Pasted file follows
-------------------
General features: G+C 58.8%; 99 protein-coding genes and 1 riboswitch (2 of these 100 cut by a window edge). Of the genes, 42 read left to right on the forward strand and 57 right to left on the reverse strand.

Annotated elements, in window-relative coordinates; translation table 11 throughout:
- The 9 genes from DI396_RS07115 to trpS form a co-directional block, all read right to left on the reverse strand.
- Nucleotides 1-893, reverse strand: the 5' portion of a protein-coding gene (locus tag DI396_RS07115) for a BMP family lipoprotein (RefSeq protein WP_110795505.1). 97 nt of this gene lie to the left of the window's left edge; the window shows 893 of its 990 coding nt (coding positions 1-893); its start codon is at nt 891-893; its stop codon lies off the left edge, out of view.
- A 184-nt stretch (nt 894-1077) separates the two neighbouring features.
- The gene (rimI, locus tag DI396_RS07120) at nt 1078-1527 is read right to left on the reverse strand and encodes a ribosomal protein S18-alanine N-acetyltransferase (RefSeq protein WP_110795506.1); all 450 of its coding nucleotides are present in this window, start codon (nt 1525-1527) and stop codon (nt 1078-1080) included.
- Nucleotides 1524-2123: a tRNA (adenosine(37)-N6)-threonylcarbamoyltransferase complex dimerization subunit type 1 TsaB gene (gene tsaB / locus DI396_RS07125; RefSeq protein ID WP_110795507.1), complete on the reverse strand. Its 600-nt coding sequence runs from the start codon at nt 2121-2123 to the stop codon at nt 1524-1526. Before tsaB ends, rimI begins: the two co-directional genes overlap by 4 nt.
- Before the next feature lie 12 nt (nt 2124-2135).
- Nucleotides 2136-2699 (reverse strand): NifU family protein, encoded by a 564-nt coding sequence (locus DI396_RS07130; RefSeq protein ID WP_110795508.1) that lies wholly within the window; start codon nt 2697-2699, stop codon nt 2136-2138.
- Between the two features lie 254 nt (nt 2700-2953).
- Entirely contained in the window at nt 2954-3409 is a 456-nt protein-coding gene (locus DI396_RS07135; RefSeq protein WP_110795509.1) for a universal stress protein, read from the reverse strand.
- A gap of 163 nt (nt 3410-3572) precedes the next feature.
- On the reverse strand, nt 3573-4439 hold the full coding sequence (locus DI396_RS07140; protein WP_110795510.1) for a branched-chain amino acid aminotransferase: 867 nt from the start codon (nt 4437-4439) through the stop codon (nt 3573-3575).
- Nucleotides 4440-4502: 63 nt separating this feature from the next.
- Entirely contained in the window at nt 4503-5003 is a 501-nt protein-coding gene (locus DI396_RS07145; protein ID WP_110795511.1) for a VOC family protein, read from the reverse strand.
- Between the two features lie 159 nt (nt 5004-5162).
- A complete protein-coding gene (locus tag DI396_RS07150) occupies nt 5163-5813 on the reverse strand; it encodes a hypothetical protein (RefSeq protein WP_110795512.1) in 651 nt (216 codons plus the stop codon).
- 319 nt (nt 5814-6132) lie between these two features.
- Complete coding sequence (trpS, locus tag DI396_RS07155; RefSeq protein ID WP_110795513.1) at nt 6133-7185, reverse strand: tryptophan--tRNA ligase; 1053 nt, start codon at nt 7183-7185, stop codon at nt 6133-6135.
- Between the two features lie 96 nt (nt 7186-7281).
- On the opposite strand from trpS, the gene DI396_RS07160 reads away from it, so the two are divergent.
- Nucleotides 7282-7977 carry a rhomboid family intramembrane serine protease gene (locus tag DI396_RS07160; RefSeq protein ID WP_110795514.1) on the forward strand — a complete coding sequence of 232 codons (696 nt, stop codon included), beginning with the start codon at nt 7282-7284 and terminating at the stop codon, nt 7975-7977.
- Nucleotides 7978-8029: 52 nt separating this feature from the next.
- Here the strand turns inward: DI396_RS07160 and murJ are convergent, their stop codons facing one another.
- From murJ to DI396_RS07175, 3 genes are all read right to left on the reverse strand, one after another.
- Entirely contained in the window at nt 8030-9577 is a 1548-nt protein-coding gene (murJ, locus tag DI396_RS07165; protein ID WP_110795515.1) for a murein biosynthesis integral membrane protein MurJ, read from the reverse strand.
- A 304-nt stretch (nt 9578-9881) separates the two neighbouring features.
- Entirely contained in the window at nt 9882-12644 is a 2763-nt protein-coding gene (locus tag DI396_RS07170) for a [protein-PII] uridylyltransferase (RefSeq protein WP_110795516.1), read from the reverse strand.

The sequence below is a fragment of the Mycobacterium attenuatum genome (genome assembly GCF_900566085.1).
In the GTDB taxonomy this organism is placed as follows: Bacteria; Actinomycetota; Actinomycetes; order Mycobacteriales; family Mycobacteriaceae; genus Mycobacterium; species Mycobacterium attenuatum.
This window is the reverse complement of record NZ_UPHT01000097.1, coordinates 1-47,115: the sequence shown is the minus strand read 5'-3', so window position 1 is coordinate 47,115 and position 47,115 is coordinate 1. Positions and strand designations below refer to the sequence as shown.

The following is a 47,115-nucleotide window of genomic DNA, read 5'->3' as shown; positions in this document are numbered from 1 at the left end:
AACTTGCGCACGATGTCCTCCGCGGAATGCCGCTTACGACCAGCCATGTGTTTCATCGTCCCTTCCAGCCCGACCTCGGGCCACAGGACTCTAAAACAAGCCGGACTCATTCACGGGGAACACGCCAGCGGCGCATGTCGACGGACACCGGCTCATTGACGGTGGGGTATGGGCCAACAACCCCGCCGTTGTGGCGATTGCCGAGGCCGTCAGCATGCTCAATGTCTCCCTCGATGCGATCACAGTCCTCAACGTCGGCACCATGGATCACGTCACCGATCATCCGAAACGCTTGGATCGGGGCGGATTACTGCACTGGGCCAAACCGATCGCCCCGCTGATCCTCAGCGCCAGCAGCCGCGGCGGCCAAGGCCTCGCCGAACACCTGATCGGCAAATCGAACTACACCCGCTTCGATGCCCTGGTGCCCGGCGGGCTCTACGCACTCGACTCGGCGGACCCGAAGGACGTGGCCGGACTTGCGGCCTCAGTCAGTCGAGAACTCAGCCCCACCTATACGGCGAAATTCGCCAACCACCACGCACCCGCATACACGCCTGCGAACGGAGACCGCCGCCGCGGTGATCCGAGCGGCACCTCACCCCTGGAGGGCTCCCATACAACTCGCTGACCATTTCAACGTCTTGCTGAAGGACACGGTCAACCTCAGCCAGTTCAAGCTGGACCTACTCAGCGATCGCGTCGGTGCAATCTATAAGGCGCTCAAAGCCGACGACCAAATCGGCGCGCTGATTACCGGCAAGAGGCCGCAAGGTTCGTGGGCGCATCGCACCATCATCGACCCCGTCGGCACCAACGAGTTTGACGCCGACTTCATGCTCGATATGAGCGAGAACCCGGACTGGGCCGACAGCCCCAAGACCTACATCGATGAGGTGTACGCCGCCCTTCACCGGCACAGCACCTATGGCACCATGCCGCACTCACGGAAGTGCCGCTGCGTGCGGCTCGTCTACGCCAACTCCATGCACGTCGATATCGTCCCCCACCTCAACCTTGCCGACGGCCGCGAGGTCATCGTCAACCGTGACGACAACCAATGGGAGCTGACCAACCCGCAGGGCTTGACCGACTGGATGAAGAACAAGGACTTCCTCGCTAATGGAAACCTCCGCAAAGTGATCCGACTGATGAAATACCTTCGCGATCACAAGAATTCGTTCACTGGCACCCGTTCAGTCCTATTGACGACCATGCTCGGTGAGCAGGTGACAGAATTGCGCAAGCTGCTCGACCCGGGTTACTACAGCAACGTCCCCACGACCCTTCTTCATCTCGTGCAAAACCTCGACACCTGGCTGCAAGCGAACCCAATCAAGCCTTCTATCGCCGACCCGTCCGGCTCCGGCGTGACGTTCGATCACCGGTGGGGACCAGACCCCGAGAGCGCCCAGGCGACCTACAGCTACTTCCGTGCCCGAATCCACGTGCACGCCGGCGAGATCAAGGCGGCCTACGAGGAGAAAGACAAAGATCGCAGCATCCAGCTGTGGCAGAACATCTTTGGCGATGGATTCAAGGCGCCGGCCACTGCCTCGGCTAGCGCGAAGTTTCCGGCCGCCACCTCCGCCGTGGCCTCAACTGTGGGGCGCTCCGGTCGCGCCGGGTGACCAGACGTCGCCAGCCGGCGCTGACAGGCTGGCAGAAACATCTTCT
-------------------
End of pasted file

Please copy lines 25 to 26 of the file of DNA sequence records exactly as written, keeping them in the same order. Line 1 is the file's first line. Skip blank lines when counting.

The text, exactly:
- From murJ to DI396_RS07175, 3 genes are all read right to left on the reverse strand, one after another.
- Entirely contained in the window at nt 8030-9577 is a 1548-nt protein-coding gene (murJ, locus tag DI396_RS07165; protein ID WP_110795515.1) for a murein biosynthesis integral membrane protein MurJ, read from the reverse strand.